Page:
AVID program takes off in Spring Lake Park

Staff Writer
Since 2013, I have primarily covered the Anoka-Hennepin and Spring Lake Park school districts as well as the city of Spring Lake Park for ABC Newspapers.

Spring Lake Park Schools offered Advancement Via Individual Determination, more commonly known as AVID, programming for the first time this school year.

AVID aims to outfit students with the skills to succeed in rigorous courses in high school and beyond.

The program fits in nicely with the district’s goal to help students obtain 12 college credits by the end of 12th grade.

“In order to do that, we need to support students who have a lot of potential, but maybe would need to have some support in order to be successful in college-bearing credit courses,” said Lisa Switzer, teaching and learning coordinator and AVID district director.

The district initiated school-wide implementation in core subject areas at the middle and high schools and is offering four AVID elective classes in seventh through 10th grades this school year. Next year, an AVID elective will be added in 11th grade, and the following year an AVID elective will be an option for seniors.

Most sixth-grade teachers were trained so that AVID pedagogy can be infused in daily learning in core subject areas.

“It’s more about how you teach than what you teach,” Switzer said.

At AVID’s core is the Writing, Inquiry, Collaboration, Organization and Reading to Learn, or WICOR, model.

“It provides all kinds of supports in those five areas in order to better prepare students for college and career,” Switzer said.

About 100 students have enrolled in AVID electives at Westwood Middle School and Spring Lake Park High School.

AVID seeks to prepare all students for post-secondary success, but especially students traditionally underrepresented in post-secondary education.

Spring Lake Park Schools is looking to mirror its own demographics in AVID courses, and it has attracted a significant number of students who if they go on to college will be first generation college students.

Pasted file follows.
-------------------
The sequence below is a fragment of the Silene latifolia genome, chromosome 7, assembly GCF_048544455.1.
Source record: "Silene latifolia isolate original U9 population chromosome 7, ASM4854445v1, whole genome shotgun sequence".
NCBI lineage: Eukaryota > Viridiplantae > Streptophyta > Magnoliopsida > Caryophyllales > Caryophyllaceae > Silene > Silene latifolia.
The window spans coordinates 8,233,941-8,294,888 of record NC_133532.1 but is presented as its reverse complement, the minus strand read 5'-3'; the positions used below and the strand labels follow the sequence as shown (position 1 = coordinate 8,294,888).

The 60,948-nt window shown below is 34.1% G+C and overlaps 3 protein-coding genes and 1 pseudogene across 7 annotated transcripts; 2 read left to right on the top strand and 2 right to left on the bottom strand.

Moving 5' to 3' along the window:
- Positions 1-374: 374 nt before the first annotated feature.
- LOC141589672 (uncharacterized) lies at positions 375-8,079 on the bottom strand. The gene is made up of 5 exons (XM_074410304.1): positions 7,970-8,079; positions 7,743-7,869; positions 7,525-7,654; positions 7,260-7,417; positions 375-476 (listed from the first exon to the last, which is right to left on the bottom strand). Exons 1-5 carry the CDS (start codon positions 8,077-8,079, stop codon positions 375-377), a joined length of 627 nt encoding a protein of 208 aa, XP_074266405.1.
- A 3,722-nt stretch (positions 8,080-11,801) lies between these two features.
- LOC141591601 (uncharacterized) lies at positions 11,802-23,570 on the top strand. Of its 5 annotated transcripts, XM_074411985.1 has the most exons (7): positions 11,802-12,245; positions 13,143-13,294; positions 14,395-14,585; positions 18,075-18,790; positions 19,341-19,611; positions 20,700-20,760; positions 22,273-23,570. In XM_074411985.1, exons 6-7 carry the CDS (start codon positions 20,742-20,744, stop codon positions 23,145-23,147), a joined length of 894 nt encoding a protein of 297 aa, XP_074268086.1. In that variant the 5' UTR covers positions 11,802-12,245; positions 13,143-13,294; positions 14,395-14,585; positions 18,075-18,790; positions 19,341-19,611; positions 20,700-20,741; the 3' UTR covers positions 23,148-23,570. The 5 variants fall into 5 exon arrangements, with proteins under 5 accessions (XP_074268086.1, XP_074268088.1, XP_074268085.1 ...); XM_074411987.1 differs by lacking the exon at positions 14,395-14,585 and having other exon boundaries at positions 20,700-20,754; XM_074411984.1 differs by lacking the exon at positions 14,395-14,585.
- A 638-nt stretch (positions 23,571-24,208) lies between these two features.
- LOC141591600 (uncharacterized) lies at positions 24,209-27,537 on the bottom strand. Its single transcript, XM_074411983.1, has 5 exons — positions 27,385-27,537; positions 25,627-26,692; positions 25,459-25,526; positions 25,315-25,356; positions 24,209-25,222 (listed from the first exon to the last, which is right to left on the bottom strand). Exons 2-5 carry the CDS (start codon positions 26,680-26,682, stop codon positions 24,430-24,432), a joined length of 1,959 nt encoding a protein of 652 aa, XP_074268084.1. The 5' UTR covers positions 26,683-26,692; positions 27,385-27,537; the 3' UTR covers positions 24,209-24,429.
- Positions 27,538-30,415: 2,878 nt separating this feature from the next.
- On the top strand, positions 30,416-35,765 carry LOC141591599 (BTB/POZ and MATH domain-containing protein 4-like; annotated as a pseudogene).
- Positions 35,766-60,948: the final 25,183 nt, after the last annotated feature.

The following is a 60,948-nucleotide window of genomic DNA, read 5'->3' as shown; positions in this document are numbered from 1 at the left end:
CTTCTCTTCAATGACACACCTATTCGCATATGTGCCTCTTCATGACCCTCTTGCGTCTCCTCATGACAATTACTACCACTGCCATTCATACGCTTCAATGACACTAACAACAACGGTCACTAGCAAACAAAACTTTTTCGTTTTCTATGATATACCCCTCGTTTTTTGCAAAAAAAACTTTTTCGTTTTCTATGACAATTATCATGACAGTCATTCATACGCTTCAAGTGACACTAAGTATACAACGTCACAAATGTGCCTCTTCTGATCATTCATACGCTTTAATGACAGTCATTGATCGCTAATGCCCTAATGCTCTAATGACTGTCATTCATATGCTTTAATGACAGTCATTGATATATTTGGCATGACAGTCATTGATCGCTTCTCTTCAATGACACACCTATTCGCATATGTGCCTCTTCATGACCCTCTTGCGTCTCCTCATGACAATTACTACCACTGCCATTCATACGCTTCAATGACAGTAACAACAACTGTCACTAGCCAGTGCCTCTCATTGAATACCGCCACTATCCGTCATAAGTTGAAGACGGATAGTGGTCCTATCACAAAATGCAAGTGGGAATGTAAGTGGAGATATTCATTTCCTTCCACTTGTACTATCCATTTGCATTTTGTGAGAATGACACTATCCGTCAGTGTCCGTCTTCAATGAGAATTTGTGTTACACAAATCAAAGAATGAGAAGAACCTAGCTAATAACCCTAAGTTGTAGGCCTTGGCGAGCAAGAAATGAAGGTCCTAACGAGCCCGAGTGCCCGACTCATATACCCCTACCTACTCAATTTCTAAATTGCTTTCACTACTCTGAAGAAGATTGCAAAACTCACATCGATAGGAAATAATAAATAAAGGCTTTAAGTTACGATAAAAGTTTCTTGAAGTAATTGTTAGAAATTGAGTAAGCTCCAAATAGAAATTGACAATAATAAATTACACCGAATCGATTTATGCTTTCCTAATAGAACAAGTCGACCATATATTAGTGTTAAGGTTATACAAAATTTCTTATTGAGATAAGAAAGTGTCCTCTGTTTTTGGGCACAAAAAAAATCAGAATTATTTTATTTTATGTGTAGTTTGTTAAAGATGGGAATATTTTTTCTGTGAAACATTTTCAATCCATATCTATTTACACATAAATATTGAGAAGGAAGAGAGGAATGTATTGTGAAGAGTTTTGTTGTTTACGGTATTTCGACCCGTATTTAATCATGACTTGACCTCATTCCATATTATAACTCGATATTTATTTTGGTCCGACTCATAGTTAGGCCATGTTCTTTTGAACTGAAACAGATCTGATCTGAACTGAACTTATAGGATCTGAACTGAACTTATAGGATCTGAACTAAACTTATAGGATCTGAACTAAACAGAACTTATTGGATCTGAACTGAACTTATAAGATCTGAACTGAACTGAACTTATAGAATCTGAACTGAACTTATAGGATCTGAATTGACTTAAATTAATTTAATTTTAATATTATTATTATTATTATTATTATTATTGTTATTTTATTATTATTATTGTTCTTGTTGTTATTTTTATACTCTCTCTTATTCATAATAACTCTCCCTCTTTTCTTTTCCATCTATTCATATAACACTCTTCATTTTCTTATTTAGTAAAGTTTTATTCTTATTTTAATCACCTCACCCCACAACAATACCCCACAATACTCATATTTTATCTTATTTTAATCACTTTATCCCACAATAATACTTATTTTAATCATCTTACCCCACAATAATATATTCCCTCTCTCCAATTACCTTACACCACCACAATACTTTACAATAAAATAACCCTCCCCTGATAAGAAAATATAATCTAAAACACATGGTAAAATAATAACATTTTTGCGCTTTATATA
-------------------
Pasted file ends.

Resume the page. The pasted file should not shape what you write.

“You’re looking at the kids who are completely capable of being successful, and you’re just looking to give them that extra little push to help them be even more successful,” said Tiffany Fearing, AVID site coordinator at the high school and ninth-grade AVID elective teacher.

Students enrolled in AVID elective courses are simultaneously enrolled in at least one rigorous course.

“The goal of the whole program is to help those students reach a higher rigor level from what they would standardly take,” Switzer said.

That means if a student has taken all general courses in the past, he or she might look to take one Advanced Placement class or College in the Schools offering concurrently with an AVID elective, which provides support.

“When they’re in the class with me, we’re talking about reading, writing, organization, collaboration, inquiry – just those basic soft skills that you need in order to be successful in your next steps beyond the high school walls,” Fearing said.

So far this year, she has worked with ninth-graders on how to use a planner, how to take effective notes, how to collaborate with peers to solve a problem and more.

“The beginning was rough,” Fearing said, but “they’re starting to come around to it and realize how helpful this is going to be in the long run.”

Stephanie Phelps, who works with seventh- and eighth-grade AVID students, has seen a similar transformation in her students.

“It didn’t take long for them to come to see how valuable the class is, and we are seeing the benefits of their learning in the AVID class, as well as their other classes,” Phelps said.

Phelps added that she has seen students’ confidence grow through the program.

“I think this is a great program, and I am very excited that it has come to Spring Lake Park,” she said.

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